Moment-mosting in pursuit of our calling

Dec 28, 2022 | INSIGHTS

There is only one thing in life that can never be redeemed, and that is wasted time. Every day is a gift to treasure: a unique chance to love and cherish others and to use the time we have been given to create something beautiful.

Are you one of those people who instinctively incline to leaving till tomorrow things that could and perhaps should be done today? If so, it pays to remember that procrastination is the thief not only of time but of much else too! As Edward Young warned and urged in his poem ‘Night Thoughts,’

Be wise to-day; ’tis madness to defer;
Next day the fatal precedent will plead;
Thus on, till wisdom is push’d out of life.
Procrastination is the thief of time;
Year after year it steals, till all are fled,
And to the mercies of a moment leaves
The vast concerns of an eternal scene.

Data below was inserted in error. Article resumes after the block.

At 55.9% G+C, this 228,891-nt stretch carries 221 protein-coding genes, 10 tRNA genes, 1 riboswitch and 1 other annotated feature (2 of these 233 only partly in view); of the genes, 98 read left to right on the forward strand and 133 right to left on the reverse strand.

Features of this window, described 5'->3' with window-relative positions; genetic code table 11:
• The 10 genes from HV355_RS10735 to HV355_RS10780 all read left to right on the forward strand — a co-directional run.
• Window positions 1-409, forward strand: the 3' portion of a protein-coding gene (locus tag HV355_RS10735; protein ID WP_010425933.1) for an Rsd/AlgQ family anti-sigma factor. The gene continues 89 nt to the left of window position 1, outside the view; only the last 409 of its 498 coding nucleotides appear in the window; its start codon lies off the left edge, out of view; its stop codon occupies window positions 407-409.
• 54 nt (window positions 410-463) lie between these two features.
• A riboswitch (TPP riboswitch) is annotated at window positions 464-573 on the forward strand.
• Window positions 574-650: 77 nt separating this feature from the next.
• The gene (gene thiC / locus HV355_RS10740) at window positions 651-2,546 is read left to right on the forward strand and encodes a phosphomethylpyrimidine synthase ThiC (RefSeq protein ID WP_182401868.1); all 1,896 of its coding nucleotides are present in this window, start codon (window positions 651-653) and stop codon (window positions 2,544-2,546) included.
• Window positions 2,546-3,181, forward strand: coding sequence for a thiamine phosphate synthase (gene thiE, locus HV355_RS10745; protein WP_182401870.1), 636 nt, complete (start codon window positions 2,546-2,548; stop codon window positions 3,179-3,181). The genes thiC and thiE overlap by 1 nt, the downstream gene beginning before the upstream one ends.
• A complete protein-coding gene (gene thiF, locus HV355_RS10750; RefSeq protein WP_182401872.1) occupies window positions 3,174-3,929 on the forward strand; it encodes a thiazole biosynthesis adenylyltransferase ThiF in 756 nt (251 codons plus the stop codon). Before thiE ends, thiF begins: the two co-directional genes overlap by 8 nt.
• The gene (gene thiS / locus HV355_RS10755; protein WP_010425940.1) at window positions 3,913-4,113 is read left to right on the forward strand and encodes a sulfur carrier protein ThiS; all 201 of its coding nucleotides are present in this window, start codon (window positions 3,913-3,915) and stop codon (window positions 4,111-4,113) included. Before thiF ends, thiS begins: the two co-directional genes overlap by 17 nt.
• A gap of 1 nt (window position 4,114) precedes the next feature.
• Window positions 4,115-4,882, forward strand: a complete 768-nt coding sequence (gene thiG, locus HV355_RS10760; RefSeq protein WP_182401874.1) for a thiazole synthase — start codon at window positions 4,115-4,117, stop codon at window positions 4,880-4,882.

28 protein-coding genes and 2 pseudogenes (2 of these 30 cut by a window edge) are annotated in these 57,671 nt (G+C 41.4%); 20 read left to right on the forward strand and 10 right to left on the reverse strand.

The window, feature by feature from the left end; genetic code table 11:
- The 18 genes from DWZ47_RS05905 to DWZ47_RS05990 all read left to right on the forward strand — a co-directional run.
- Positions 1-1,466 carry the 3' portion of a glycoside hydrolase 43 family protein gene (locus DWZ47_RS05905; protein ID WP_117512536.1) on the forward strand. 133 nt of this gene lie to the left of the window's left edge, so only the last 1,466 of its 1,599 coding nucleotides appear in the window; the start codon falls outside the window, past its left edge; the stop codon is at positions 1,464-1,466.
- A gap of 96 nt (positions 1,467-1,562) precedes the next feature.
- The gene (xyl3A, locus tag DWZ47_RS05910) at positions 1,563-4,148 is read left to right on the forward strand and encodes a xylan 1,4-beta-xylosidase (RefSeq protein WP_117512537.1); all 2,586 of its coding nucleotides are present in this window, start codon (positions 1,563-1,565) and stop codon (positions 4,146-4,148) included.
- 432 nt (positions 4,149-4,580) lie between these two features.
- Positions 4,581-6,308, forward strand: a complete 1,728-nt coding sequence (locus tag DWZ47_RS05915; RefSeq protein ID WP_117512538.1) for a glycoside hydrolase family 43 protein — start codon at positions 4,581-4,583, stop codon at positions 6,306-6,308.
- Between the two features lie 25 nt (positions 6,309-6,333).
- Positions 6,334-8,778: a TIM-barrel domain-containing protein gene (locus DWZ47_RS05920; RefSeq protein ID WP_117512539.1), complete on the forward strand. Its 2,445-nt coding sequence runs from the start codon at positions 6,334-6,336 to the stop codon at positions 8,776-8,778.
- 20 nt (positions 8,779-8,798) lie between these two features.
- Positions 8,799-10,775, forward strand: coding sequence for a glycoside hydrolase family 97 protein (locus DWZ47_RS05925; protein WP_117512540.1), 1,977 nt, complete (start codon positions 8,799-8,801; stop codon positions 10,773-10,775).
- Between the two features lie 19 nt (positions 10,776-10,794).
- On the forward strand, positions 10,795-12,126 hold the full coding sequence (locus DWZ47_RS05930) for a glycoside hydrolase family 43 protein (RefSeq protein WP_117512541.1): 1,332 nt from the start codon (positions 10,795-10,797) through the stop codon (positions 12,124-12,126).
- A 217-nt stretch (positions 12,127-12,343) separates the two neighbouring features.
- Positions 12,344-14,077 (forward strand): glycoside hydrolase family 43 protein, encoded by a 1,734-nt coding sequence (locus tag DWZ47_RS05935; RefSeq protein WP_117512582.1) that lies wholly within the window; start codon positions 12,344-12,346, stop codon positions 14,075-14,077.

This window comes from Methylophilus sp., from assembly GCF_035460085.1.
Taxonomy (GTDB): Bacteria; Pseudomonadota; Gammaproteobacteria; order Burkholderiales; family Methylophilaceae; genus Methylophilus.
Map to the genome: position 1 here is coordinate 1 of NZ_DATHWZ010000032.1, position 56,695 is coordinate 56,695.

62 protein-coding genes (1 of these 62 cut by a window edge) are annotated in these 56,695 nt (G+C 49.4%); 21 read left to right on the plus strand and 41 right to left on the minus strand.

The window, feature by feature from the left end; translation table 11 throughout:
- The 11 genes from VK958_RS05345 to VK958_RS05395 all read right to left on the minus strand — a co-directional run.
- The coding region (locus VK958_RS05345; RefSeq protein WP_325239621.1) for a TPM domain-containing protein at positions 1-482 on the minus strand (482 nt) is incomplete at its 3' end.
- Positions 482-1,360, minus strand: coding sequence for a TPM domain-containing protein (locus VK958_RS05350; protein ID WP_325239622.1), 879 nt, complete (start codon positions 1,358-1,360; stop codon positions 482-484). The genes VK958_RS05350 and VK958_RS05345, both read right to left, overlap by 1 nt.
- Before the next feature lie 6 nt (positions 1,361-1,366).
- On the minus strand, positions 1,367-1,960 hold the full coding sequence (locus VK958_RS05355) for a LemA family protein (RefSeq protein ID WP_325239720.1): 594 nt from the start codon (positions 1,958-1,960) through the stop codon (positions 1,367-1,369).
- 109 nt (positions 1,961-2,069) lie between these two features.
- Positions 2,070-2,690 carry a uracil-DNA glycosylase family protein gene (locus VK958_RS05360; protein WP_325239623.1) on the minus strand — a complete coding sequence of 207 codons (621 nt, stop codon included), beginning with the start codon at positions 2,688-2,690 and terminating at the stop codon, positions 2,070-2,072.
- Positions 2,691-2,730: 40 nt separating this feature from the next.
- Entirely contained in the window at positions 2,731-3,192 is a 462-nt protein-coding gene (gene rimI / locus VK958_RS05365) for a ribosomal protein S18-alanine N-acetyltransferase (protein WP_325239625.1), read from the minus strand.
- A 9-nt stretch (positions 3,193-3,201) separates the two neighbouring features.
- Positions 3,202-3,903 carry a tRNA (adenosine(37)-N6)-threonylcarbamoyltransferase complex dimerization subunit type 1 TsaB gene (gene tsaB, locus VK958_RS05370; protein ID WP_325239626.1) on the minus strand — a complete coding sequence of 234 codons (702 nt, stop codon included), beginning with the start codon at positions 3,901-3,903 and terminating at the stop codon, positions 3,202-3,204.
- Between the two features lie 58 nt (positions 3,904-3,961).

Because putting things off until the final moment greatly reduces our chances of doing things as well as we could – or even getting round to doing them at all – it can never be too soon to heed Paul’s command to ‘make the most of every opportunity (Col. 4:5). ‘Moment-mosting’ and ‘Overcoming our excruciating excuses’. Although I wrote both this and ‘Excruciating Excuses’ with would-be authors in mind, they are equally as relevant for all of us as we seek to be both more efficient and more God-led in the use of our time and energies.

This is about more than efficient productivity however: it is also about relationship. The man who led me to the Lord, David Watson, was so intent of fulfilling his God-given calling to be an evangelist to the nations that he had no hobbies at all – but as he neared his homecoming the Lord said powerfully to him one night following a serious asthma attack, “All your preaching, writing and other ministry are as nothing compared to your relationship with Me.”

Here is a phrase that struck me recently from Acts 10:23b:


Since most of us lead pressurized lives, we are deluding ourselves if we hope to be able to find enough time to write. We need to be more pro-active than that and make it. This is a vital distinction.